4. Never judge anyone based on what they can or cannot do
I used to get really hung up on this when I was younger. It wasn’t really so much a competitive thing but more that I somehow thought I was elite and above the standard. Over the years I learned that you can never judge the person next to you simply because you have no idea what they’re feeling, what they’ve been through, or how they got where they are. Or course someone who has only been practicing yoga for a year may not be able to take the same poses as someone who has been practicing for 8 years. It would be really silly to expect a brand new yogi to perfectly chaturanga during their first class. More importantly, just because someone has been practicing for a long time doesn’t mean they need to go all out every practice. Never judge the person next to you (and never judge yourself) for doing something differently because chances are there’s probably a good reason that they’re modifying or amplifying.
5. Never let goals or ability define your worth
I used to think that I had to run a marathon to be a ‘real runner’ and be able to do the most ridiculous poses to be a ‘real yoga teacher’. In the past I used to judge people based on this- and thought that they did the same to me. Having all that taken from me, being forced to modify my practice, shorten my runs, slow my pace- forced me to take a step back and get out of my head. It showed me that running x amount of miles at x pace everyday doesn’t make you a runner. In the same way holding a crazy pose or being able to do this or that in yoga doesn’t make you any better or worse than the person next to you.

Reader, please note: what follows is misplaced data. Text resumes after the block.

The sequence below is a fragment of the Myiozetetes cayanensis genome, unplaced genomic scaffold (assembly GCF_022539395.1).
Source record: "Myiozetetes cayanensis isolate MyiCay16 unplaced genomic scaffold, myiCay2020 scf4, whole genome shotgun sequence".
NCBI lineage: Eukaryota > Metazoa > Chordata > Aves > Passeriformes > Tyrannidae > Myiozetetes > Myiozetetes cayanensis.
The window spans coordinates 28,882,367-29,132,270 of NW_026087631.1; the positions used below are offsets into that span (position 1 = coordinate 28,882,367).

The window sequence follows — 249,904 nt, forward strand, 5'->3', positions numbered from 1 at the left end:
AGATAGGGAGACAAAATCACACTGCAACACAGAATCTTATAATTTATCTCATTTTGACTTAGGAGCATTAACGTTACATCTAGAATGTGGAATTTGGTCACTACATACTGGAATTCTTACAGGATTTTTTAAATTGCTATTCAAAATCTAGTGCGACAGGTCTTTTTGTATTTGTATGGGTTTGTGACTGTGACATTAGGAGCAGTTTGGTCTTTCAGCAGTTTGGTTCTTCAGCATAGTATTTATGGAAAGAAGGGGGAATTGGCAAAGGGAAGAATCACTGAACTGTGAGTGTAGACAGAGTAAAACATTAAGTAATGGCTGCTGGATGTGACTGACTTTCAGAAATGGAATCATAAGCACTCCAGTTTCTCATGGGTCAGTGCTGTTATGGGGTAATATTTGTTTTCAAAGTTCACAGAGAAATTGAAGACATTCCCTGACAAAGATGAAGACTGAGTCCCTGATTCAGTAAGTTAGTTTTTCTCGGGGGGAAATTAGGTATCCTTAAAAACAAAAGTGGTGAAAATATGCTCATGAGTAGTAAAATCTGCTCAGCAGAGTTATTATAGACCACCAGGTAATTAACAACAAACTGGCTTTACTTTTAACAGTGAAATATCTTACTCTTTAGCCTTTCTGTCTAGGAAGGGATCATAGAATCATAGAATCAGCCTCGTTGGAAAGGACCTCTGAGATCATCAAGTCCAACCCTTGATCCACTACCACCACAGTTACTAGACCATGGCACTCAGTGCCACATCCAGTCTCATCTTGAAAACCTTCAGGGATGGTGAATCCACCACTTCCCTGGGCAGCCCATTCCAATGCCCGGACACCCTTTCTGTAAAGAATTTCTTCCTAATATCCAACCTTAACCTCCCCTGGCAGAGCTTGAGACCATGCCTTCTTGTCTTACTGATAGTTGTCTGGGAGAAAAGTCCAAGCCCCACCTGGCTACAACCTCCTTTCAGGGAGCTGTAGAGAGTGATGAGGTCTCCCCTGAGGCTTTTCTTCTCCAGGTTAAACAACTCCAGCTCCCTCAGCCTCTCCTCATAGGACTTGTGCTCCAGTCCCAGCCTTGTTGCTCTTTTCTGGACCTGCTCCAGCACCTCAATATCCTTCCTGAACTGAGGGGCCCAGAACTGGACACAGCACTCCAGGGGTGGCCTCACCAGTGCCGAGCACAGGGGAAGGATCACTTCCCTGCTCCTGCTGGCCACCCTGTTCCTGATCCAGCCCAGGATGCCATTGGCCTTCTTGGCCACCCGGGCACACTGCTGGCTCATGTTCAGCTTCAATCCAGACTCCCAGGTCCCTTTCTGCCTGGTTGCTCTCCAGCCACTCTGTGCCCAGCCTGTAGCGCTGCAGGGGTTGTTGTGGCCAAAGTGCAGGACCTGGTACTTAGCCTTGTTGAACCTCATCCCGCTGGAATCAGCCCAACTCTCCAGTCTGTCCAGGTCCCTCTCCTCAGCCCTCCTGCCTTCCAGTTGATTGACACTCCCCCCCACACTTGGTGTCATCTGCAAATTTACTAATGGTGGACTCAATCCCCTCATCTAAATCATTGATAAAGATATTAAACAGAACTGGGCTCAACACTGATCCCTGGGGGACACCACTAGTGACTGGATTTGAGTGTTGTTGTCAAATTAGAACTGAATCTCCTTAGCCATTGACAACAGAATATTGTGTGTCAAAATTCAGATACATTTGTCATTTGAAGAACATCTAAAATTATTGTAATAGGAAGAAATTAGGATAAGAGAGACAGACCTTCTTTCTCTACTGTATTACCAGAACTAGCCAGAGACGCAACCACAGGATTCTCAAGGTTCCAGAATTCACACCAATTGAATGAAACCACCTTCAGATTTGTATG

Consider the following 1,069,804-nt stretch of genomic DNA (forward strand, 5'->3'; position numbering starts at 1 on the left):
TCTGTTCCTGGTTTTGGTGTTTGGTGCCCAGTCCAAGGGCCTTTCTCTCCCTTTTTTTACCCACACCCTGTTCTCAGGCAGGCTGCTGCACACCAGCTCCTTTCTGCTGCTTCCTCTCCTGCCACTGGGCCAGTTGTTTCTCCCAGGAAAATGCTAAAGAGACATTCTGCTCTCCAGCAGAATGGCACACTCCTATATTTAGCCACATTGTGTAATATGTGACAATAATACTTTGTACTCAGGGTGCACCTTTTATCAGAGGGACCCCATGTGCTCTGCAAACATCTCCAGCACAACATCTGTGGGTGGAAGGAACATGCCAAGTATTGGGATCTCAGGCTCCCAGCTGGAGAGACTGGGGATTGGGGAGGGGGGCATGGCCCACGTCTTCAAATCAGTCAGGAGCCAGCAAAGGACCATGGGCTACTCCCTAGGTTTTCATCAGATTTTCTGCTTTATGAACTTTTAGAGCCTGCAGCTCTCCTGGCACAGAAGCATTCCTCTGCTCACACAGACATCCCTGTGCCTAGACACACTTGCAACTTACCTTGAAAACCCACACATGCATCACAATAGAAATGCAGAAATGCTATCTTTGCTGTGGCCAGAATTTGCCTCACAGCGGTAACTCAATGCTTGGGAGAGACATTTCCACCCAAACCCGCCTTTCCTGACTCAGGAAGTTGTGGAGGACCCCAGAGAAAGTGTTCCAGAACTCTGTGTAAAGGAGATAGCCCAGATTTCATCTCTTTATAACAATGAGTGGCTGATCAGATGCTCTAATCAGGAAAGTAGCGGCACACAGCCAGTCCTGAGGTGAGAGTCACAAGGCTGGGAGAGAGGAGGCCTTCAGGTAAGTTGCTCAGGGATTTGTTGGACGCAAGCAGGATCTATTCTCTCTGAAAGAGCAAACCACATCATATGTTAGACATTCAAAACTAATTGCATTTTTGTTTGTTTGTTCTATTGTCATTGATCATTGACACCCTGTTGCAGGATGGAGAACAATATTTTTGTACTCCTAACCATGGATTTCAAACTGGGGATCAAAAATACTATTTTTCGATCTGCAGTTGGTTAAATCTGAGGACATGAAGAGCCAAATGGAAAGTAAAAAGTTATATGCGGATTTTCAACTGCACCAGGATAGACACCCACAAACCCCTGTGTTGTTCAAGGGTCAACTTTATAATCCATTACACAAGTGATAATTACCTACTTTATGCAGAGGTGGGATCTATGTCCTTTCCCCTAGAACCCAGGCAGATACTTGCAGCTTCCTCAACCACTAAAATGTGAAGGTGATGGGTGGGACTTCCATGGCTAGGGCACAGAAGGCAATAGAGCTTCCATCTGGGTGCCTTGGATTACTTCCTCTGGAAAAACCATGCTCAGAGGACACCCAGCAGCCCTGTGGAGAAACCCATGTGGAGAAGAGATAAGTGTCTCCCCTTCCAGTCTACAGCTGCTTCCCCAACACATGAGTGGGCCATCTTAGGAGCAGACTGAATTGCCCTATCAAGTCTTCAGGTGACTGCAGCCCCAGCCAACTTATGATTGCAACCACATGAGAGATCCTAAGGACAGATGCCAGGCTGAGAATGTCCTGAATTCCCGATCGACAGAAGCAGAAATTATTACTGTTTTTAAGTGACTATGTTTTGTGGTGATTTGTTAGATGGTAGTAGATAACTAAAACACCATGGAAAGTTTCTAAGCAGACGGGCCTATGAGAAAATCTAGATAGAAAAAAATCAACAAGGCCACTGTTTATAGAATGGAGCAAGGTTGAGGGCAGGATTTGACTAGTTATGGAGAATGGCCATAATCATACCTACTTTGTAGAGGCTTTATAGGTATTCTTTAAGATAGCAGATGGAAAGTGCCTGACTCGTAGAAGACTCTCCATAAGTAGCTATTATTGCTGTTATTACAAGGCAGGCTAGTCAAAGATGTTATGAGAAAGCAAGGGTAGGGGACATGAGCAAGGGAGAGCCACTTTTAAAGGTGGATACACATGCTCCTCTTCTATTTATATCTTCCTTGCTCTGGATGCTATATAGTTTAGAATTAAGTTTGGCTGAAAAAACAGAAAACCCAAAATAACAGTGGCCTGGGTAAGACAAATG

I used to get self conscious about modifying my yoga practice in front of people because I had it in my head that I was supposed to be this amazing yoga teacher and worried people wouldn’t respect me if I didn’t go all out every practice. The thing is if people are going to judge you based on whether or not you ran a 5k at a certain pace, completed a marathon without walking, or did a certain pose during your practice, let them judge, because what they think is none of your business and honestly those aren’t the kind of fitness people you want to be hanging out with anyway. Doing this or that doesn’t make you any more or less of a person and it certainly does not define your worth. Do what makes you happy not what makes others think your good at something.
As a bonus, being injured has also taught me about what other people go through with injuries and how to help people heal and prevent injuries in their own fitness life. Being injured is never fun and I don’t recommend it, but in the event you do find yourself injured remember there’s alot you can take away from it. When I was on the Cross Country team my coach imparted these words of wisdom, “treat each run like it’s the last you’ll ever have.” Don’t take your health for granted- you’ll only kick yourself for it when you don’t have it. Remember that abilities don’t define worth- only you know what’s going on with your body and it’s up to you to act accordingly and take care of yourself.